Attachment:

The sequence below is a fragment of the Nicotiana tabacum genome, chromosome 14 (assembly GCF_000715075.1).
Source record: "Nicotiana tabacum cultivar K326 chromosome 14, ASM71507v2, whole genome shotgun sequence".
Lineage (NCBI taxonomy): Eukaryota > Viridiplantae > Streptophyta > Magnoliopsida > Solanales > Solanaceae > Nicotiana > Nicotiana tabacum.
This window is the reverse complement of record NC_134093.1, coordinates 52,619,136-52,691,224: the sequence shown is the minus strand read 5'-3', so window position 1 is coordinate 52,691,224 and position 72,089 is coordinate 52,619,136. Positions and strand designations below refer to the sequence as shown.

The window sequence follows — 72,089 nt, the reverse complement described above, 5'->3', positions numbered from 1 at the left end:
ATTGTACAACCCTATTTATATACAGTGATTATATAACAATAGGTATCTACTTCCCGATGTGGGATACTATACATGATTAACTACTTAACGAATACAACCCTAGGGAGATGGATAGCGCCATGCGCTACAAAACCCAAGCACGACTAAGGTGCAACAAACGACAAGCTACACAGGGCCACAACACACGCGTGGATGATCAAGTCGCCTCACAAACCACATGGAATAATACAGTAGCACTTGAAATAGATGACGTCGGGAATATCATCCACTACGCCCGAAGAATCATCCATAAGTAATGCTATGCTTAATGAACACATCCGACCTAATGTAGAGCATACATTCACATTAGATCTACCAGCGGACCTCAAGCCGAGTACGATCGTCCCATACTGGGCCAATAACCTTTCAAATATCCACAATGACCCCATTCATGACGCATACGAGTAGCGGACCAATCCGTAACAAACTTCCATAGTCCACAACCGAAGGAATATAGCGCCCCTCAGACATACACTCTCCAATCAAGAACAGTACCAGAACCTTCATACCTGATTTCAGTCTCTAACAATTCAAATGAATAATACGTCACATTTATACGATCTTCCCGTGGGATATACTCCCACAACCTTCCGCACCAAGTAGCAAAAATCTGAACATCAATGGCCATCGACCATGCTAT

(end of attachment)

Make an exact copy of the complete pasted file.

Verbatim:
The sequence below is a fragment of the Nicotiana tabacum genome, chromosome 14 (assembly GCF_000715075.1).
Source record: "Nicotiana tabacum cultivar K326 chromosome 14, ASM71507v2, whole genome shotgun sequence".
Lineage (NCBI taxonomy): Eukaryota > Viridiplantae > Streptophyta > Magnoliopsida > Solanales > Solanaceae > Nicotiana > Nicotiana tabacum.
This window is the reverse complement of record NC_134093.1, coordinates 52,619,136-52,691,224: the sequence shown is the minus strand read 5'-3', so window position 1 is coordinate 52,691,224 and position 72,089 is coordinate 52,619,136. Positions and strand designations below refer to the sequence as shown.

The window sequence follows — 72,089 nt, the reverse complement described above, 5'->3', positions numbered from 1 at the left end:
ATTGTACAACCCTATTTATATACAGTGATTATATAACAATAGGTATCTACTTCCCGATGTGGGATACTATACATGATTAACTACTTAACGAATACAACCCTAGGGAGATGGATAGCGCCATGCGCTACAAAACCCAAGCACGACTAAGGTGCAACAAACGACAAGCTACACAGGGCCACAACACACGCGTGGATGATCAAGTCGCCTCACAAACCACATGGAATAATACAGTAGCACTTGAAATAGATGACGTCGGGAATATCATCCACTACGCCCGAAGAATCATCCATAAGTAATGCTATGCTTAATGAACACATCCGACCTAATGTAGAGCATACATTCACATTAGATCTACCAGCGGACCTCAAGCCGAGTACGATCGTCCCATACTGGGCCAATAACCTTTCAAATATCCACAATGACCCCATTCATGACGCATACGAGTAGCGGACCAATCCGTAACAAACTTCCATAGTCCACAACCGAAGGAATATAGCGCCCCTCAGACATACACTCTCCAATCAAGAACAGTACCAGAACCTTCATACCTGATTTCAGTCTCTAACAATTCAAATGAATAATACGTCACATTTATACGATCTTCCCGTGGGATATACTCCCACAACCTTCCGCACCAAGTAGCAAAAATCTGAACATCAATGGCCATCGACCATGCTAT